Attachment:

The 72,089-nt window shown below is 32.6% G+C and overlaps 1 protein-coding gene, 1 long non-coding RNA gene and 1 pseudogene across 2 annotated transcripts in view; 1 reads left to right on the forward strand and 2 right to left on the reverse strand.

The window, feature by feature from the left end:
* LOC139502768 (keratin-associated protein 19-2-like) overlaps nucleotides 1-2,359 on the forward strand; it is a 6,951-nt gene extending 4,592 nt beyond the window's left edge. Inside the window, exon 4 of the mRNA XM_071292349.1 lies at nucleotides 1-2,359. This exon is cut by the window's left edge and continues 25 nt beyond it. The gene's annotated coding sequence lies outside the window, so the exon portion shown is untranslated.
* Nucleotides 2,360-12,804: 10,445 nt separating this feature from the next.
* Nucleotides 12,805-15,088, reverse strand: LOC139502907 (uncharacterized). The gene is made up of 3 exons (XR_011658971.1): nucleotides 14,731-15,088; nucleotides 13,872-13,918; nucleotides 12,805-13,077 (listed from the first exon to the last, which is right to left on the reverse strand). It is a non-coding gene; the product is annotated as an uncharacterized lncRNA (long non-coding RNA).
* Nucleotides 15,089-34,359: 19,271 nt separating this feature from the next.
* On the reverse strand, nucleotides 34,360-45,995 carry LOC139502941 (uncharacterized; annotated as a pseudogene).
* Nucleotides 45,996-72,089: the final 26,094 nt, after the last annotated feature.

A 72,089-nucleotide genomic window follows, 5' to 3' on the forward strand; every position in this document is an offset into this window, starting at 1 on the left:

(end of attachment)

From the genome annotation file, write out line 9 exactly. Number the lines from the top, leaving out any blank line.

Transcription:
A 72,089-nucleotide genomic window follows, 5' to 3' on the forward strand; every position in this document is an offset into this window, starting at 1 on the left: